Bookchin, Öcalan and the whole democratic confederalist experiment in Rojava calls for living within nature so that the land – like the people – is not exploited. This connects back to Kurdish ties to Zoroastrianism, an old way of living in harmony with nature.

Self-reliance makes sense for any society, but it has been particularly necessary for Rojava, which finds itself surrounded by hostile enemies and often under embargo. Rojava's survival also rests on a third element relating to the new all-inclusive identity. The cultural mosaic of Rojava can be seen in the formation of a new university in Qamislo. Like the Rojava constitution, the university is open to all, including Kurds, Arabs, Assyrians, Syriacs, Armenians, Turkmen and Chechens.

Local councils rely on participation based on the idea that identity means action. The people of Rojava, in every neighbourhood, have created a web of nine councils that look after everything from education to security, and from setting up workers' cooperatives to providing welfare. In modern capitalists states, NGOs do the work that the state fails to do, for instance feeding the homeless or protecting vulnerable people. In Rojava, there is no state; instead, NGOs do everything, controlled democratically from below.

The ethnic inclusivity of Rojava also means that it has changed its name. It is now the Democratic Federation of Northern Syria (DFNS). 'Rojava' is Kurdish. For the same reason the crucial women's movement, Yekîtiya Star, became Kongreya Star. DFNS also welcomes all refugees from surrounding warn-torn Syria, respects every international human rights law, and offers a peaceful solution for the whole of Syria. Many consider it a crime against humanity that DFNS has been excluded from peace talks by imperial state powers.

DFNS and a Global Radical Municipalism

Rojava is unique, yet it reflects a wider radical municipalist movement. Similarly, Turkey's Erdoğan can be compared to the march of ultra-nationalist, authoritarian, misogynistic leaders. The municipal space is a key battleground against this kind of leadership. Examples include Brazilian intersectional feminists and networks, and city halls in Spain. In the U.S., town halls have become a key place to register discontent and to fight back against Trump. On a pan-European scale, cities pushed the Refugees Welcome campaign as a way of taking on growing state-supported anti-migrant sentiment.

All radical municipal projects, not least Rojava, are built independently on their own ideological foundations. They germinate from the social movements and their own contexts. But similarly, they respond to globalized crises. In practice, these movements are based on collective action and they build progressive identities as they challenge systemic oppression and injustice. Radical municipalism reimagines a common humanity, something exemplified in the Democratic Federation of Northern Syria.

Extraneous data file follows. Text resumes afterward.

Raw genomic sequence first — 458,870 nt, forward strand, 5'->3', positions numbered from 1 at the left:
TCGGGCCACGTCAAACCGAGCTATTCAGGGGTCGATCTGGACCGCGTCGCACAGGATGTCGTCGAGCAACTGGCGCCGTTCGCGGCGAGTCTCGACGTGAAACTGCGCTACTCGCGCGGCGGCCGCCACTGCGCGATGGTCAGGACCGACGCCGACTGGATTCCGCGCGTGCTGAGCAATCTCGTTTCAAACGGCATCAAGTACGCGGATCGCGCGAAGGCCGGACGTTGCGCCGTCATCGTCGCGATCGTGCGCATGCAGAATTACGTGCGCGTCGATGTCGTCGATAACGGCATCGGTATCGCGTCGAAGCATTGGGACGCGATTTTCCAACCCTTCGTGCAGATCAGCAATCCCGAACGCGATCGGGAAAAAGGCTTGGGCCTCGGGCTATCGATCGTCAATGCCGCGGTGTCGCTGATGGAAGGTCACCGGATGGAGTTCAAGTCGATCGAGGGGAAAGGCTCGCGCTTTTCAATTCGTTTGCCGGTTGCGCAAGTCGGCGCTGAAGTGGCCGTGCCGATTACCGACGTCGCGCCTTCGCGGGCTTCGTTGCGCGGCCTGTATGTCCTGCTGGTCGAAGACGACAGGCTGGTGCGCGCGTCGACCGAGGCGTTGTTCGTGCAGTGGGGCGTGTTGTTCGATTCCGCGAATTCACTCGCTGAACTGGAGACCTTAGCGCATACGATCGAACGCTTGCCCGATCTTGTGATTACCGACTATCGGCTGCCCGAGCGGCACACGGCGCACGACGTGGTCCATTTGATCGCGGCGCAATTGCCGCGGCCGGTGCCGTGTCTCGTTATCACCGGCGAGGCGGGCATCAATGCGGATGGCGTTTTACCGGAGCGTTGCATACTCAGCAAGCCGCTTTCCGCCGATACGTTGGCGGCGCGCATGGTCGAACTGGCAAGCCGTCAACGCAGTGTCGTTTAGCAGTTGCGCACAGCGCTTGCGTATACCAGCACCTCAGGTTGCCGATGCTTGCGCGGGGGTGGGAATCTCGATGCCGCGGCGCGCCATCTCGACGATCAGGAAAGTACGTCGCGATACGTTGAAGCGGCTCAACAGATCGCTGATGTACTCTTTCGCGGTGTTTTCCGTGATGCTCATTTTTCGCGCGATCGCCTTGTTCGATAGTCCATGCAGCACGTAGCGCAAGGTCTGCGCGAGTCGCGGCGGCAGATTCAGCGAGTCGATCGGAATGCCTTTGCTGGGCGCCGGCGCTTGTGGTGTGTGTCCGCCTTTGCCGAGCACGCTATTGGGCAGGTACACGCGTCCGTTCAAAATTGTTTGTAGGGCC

Further reading on Rojava:

Rojava: Antidote to the Crises of Capitalism

Rojava: Another Middle East Is Possible

Rojava: No Democracy Without Women's Liberation

Rojava: Building a Society Beyond a State

 

Sign Up

Article Tabs

public banking, public banks, Bank of North Dakota, public financing, financing infrastructure, Wall Street influence, private-public investments

Private interests’ influence over banking consumes, rather than sustains, the public good.

Dodd-Frank act, Volcker Rule, bank deregulation, Wall Street lobby, proprietary trading, SEC

By revising the Volcker Rule, a centerpiece of the 2010 Dodd-Frank act, the feds are pushing financial regulation in a direction that should worry everyone.

Poor People's Campaign, protesting poverty, California protests, Moral Mondays

On Monday, the California Poor People's Campaign, calling for affordable housing and other policies to address poverty, interrupted the state Senate and forced legislators to halt the floor session.

occupy, creative activism, activism, act out, lockheed martin, STEM, military education, corporate education, coca-cola, water rights, greenwashing, SLAPP, dissent, silencing dissent, criminalizing dissent, human rights, environmental abuse, corporate

The war machine is now branching out – into early childhood education. Meanwhile, Coke's bogus greenwashing, and how corporations use courts to SLAPP down their opponents.

U.K. wealth inequality, U.K. wealth disparity, U.K. poverty, rising poverty

Shortly after the U.K. fell from being the world's fifth biggest economy, a new report shows that Britain is, in no unvarnished terms, infested with poverty.

public banking, public banks, Bank of North Dakota, public financing, financing infrastructure, Wall Street influence, private-public investments